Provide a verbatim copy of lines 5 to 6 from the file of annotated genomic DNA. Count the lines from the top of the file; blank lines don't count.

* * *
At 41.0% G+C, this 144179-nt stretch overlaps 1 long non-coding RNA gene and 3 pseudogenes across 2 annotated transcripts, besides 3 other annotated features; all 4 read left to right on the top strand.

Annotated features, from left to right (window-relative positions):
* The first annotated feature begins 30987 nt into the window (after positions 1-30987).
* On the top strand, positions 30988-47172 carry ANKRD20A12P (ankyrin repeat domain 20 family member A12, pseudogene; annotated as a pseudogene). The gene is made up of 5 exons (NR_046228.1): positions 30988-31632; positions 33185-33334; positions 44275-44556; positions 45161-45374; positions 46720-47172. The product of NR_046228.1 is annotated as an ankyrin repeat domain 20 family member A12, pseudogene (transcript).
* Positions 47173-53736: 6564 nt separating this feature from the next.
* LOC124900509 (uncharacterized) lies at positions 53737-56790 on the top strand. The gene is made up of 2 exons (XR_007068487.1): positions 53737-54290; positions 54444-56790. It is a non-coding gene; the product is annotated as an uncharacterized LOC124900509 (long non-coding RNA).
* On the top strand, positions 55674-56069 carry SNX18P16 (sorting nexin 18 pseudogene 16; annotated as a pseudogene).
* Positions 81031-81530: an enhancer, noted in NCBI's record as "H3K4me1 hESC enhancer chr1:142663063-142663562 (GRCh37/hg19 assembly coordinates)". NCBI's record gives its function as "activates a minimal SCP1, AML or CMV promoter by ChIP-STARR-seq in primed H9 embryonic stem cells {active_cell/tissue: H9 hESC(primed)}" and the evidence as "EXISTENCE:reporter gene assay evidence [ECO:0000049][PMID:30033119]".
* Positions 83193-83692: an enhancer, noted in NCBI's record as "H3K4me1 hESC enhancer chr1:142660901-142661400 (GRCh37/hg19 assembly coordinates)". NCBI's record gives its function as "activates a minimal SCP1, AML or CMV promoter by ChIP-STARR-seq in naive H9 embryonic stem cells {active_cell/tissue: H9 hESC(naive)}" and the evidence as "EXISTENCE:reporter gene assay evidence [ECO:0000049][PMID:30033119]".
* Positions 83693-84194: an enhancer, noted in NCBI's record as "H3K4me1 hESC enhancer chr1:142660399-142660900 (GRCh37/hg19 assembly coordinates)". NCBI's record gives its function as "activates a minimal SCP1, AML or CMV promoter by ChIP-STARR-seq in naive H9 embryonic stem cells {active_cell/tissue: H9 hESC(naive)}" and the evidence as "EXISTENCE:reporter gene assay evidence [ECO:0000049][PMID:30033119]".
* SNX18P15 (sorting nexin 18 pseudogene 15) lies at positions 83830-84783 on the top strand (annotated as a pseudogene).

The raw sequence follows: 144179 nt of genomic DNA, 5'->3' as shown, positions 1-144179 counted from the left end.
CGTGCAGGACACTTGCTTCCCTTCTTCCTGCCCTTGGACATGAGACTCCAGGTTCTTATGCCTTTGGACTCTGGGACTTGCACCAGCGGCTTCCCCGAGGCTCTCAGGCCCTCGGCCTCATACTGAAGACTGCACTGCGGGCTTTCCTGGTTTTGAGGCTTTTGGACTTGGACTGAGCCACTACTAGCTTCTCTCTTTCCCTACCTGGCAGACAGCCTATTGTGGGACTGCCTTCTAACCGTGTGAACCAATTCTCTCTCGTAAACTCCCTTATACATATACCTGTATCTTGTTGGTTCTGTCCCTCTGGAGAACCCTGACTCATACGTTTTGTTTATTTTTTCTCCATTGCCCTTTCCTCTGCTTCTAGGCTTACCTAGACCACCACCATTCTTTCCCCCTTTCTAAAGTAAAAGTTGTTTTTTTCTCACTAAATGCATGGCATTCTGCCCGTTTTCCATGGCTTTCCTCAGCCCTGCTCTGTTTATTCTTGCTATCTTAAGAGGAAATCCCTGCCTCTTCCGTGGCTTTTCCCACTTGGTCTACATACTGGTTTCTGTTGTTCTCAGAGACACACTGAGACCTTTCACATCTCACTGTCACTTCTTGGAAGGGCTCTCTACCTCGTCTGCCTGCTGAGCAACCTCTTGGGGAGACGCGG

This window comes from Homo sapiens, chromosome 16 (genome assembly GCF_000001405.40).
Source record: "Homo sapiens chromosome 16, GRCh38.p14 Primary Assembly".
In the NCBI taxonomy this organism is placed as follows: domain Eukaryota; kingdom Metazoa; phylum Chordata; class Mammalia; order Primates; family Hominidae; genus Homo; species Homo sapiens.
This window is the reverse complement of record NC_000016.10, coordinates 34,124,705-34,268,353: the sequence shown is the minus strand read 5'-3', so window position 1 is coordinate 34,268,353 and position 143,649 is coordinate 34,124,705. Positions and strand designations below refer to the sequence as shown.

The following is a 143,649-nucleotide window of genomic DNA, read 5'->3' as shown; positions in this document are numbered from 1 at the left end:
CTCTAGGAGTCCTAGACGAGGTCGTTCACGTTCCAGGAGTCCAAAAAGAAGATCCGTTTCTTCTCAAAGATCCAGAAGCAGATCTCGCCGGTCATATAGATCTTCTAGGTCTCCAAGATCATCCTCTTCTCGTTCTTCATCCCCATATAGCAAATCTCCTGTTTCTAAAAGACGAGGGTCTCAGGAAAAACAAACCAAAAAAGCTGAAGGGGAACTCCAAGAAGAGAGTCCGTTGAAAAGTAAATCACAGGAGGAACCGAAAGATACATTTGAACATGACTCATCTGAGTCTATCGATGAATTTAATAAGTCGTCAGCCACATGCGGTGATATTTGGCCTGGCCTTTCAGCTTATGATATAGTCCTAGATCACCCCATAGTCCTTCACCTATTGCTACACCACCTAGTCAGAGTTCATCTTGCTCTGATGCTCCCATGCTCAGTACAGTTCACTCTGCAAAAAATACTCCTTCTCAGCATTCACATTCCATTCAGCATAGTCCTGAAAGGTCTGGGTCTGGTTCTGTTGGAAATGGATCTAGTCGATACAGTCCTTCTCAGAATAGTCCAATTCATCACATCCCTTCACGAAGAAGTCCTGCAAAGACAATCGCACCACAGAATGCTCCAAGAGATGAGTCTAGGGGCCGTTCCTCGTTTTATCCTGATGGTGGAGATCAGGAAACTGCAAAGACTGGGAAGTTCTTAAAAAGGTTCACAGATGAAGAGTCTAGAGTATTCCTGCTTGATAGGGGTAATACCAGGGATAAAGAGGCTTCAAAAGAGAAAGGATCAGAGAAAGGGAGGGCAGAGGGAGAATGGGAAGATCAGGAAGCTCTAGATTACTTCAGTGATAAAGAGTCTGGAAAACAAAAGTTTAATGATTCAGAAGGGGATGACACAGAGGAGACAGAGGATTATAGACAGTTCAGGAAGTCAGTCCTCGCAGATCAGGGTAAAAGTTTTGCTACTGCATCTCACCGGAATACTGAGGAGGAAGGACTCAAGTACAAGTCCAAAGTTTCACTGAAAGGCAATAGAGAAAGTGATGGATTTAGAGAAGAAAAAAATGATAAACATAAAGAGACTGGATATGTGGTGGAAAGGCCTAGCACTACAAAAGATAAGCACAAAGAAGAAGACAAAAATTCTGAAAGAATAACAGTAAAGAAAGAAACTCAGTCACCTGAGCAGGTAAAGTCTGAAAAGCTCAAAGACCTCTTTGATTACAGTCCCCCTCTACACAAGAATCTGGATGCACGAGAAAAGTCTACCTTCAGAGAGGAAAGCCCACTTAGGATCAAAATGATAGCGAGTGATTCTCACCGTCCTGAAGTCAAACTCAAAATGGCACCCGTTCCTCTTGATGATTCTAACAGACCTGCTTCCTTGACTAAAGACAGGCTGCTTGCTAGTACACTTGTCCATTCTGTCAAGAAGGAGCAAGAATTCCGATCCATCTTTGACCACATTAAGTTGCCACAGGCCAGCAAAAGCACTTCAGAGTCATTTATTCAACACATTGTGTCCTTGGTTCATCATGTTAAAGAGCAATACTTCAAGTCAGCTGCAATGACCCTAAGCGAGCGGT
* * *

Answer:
* Positions 47173-53736: 6564 nt separating this feature from the next.
* LOC124900509 (uncharacterized) lies at positions 53737-56790 on the top strand. The gene is made up of 2 exons (XR_007068487.1): positions 53737-54290; positions 54444-56790. It is a non-coding gene; the product is annotated as an uncharacterized LOC124900509 (long non-coding RNA).